Dr. Frédéric Mélin
EU Joint Research Centre (JRC)
Dr. Roland Doerffer
Helmholtz Zentrum Geesthacht
Institute for Coastal Research, Max-Plank- Str. 1
Scientific and Programmatic Background and Rationale
Ocean colour remote sensing data are affected by errors and uncertainties as with any other observational data. The main contributing factors are measurement and calibration errors as well definition issues concerning the nature of the object derived from top-of-atmosphere reflectance spectra and the volume of water from which the measured quantity (concentration, inherent optical property) is derived. Factors which have a significant influence on the accuracy of remote sensing data are, for example:
- correction of the influence of the atmosphere,
- bio-optical model, which is the basis of the retrieval algorithm,
- the vertical distribution of the quantity to be derived along with the vertical penetration depth of the radiation in the spectral bands, which are used in the algorithm,
- sub-pixel patchiness of the water constituents,
- reflection by sea bottom,
- uncertainties in in situ data, which are used for calibration and as “true values”,
- different water bodies represented in in situ and remotely sensed data.
All of these and further factors determine the deviation between the value of the variable, which has been derived from the top-of-atmosphere reflectance, and the unknown true value. For determining the uncertainty, the following procedures are possible:
- the uncertainty can be determined from statistical comparisons between in situ and remote sensing observations on global or regional scale or based on different water types,
- the uncertainty can be determined from round-robin comparisons of different algorithms and in situ or synthetic data,
- the uncertainty can be determined by sensitivity studies using radiative transfer models,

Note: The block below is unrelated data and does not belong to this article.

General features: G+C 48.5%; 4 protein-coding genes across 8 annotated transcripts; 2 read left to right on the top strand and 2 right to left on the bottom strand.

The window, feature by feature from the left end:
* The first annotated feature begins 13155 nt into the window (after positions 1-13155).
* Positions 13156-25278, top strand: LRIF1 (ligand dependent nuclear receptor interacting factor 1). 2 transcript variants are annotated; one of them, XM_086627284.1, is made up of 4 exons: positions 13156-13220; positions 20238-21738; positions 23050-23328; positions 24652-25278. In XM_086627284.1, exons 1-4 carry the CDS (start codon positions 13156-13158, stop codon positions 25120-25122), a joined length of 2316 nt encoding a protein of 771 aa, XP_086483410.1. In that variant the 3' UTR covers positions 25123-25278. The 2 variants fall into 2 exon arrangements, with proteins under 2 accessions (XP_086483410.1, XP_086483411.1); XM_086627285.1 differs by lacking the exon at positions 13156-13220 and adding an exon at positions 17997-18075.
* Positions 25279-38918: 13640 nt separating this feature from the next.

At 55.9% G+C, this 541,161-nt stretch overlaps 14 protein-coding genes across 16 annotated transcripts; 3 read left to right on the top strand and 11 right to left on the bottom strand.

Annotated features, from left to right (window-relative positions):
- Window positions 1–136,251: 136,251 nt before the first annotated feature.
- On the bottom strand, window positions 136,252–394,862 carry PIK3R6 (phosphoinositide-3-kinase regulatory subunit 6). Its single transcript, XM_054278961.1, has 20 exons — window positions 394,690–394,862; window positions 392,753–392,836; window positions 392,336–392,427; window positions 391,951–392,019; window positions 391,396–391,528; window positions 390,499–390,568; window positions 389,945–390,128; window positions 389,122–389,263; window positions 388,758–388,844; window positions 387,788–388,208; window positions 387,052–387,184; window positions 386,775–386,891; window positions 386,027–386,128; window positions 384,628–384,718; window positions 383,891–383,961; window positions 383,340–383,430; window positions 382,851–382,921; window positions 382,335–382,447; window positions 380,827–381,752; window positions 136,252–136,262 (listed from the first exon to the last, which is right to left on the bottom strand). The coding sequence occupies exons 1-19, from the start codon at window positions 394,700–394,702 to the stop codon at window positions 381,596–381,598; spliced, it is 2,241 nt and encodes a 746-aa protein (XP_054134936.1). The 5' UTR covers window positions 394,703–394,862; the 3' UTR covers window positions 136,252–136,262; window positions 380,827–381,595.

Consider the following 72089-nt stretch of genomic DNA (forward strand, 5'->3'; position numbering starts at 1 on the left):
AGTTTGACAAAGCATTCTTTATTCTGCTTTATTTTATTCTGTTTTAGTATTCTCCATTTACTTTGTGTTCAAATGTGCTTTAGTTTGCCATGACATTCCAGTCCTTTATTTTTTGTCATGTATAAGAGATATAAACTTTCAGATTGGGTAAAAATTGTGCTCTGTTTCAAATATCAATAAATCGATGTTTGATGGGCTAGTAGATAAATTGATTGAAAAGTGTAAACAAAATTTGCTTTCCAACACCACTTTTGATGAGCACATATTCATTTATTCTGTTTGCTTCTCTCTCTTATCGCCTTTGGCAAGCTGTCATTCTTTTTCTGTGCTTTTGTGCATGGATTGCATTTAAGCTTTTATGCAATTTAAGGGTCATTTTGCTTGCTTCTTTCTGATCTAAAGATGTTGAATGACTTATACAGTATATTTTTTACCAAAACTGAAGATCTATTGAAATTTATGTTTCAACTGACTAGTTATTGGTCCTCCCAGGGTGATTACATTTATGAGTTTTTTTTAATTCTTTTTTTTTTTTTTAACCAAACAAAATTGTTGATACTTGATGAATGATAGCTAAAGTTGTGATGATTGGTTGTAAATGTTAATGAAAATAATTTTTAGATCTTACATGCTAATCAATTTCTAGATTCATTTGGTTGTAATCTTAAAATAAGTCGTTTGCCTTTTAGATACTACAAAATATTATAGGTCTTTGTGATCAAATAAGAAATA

- the uncertainty can be determined on a pixel-by-pixel basis directly by fitting the reflectance spectra of a forward model radiative transfer model or its proxy to the measured one.
All these methods complement one another. For the user of remote sensing data the knowledge of the uncertainty or confidence range is of high importance. For the assimilation of remote sensing data into numerical oceanographic models, the confidence range determines how well the model results have to meet the observations. Up to now, most of the remote sensing data are provided without uncertainties. In most cases only the general knowledge from validation of remote sensing data is provided, or flags indicate pixels which are out of scope or which should be used with caution.
Due to the demand for improving the information about uncertainties, an IOCCG working group was established with the objectives to analyze and discuss the issue of uncertainties in ocean colour remote sensing, and to propose procedures to determine uncertainties and ways to distribute the information as part of the remote sensing data products. Since this is a general problem affecting all providers of ocean colour data, the IOCCG, as an international organization, has chosen to address this issue.
Terms of Reference
- Analyse factors which determine uncertainties for various water types.
- Analyse the problem of uncertainties for different product types, such as IOPs, k-values, z90 depth, and Chl concentrations.
- Analyse the problem of the propagation of uncertainties in L3 and merged products.
- Review, analyze and document methods which allow us to determine out of scope conditions and uncertainties including flagging.
- Develop and compile a data set to test uncertainty and out-of-scope algorithms.
- Recommend procedures to be implemented in ground processors and formats to present errors/uncertainties in data products.
- Summarize the results and recommendations in the form of an IOCCG report.
Proposed Working Group Membership
- Marc Bouvet, European Space Agency (ESA)
- Prakash Chauhan, ISRO, India
- Roland Doerffer (Co-Chair), HZG/Brockman Consultants, Germany
- Stephanie Dutkiewicz, Massachusetts Institute of Technology (MIT), USA
- Hiroshi Kobayashi, University of Yamanashi, Japan
- Frédéric Mélin (Co-Chair), EU Joint Research Centre (JRC), Italy
- Menghuan Wang, NOAA\NESDIS, USA
- Jeremy Werdell, GSFC, NASA, USA